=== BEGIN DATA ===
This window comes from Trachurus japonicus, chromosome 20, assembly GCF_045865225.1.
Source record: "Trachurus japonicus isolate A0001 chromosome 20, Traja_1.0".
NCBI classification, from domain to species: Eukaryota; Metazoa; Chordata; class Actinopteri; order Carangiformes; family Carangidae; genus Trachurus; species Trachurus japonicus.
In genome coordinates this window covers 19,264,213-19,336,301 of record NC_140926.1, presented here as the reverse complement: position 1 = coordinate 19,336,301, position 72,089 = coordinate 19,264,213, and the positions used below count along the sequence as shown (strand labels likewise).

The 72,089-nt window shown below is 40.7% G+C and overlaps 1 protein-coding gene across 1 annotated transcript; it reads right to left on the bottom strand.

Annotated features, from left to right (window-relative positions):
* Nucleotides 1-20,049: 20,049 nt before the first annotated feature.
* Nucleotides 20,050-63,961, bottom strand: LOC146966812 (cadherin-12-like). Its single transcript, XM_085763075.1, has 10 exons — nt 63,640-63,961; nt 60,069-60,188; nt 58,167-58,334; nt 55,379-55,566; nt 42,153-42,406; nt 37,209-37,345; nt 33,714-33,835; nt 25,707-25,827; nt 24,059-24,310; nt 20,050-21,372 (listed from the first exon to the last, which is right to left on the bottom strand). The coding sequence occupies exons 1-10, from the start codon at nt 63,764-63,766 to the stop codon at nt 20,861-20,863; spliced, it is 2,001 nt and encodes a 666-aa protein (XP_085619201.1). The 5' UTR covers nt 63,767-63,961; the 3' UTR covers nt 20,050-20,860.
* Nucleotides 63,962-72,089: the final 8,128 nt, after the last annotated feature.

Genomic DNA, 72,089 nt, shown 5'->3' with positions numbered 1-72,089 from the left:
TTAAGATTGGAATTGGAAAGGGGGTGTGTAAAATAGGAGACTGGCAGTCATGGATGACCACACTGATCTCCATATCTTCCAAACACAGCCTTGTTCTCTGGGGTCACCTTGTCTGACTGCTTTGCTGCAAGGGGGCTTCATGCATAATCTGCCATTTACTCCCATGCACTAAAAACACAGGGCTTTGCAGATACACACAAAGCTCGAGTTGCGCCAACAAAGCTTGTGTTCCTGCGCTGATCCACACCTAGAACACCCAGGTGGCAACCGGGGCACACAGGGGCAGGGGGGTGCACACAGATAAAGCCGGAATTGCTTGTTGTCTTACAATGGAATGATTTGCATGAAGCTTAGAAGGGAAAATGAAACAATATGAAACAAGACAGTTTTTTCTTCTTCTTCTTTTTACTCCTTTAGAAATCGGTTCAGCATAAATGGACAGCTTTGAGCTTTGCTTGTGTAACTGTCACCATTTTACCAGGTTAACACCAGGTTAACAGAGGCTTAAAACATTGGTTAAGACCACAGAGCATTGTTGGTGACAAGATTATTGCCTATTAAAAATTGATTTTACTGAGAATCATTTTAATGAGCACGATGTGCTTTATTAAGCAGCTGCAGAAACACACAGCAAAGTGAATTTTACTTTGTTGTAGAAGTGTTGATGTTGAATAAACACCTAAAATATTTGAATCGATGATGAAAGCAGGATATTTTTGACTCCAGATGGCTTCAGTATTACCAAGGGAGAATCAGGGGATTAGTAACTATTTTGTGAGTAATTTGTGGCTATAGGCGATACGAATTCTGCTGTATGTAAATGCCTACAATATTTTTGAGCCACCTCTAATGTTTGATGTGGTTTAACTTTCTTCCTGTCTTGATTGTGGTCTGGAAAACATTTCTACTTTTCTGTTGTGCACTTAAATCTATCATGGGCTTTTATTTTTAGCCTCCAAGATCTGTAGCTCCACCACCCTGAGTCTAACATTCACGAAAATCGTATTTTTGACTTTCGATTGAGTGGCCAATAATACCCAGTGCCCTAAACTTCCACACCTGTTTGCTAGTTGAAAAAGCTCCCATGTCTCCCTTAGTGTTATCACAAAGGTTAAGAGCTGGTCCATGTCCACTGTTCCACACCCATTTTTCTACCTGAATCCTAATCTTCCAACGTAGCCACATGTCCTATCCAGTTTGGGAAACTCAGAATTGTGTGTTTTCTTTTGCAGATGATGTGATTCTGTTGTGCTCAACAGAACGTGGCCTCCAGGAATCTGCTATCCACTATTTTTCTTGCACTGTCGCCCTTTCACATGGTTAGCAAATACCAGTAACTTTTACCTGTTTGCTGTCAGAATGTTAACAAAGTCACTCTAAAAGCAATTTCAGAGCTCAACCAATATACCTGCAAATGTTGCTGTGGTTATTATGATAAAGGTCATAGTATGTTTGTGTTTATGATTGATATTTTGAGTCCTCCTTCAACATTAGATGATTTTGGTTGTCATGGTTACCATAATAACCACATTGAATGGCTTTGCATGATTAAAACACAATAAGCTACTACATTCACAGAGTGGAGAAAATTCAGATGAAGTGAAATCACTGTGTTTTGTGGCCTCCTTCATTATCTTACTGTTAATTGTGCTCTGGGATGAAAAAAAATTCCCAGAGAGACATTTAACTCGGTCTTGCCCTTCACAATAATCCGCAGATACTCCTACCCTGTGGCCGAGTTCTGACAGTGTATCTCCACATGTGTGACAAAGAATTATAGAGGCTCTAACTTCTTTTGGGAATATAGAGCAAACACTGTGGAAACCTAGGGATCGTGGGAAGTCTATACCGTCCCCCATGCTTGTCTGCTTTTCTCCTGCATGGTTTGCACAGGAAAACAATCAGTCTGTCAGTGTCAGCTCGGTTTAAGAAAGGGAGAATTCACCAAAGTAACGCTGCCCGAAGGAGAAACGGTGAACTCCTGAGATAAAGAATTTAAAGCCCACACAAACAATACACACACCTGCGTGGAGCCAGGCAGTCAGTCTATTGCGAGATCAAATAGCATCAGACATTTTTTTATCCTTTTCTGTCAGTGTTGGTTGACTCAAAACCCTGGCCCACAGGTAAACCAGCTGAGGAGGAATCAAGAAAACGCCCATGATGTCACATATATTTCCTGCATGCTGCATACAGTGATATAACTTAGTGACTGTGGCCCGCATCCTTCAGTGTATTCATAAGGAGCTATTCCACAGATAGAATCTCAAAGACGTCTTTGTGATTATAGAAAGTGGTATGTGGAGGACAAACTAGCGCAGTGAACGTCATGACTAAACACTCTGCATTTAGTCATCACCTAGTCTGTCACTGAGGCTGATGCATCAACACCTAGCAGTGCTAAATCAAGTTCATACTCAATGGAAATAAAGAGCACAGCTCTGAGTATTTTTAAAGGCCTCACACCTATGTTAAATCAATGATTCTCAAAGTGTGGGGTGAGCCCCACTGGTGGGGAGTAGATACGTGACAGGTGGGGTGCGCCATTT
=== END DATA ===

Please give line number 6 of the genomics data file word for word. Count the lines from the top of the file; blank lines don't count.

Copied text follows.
Annotated features, from left to right (window-relative positions):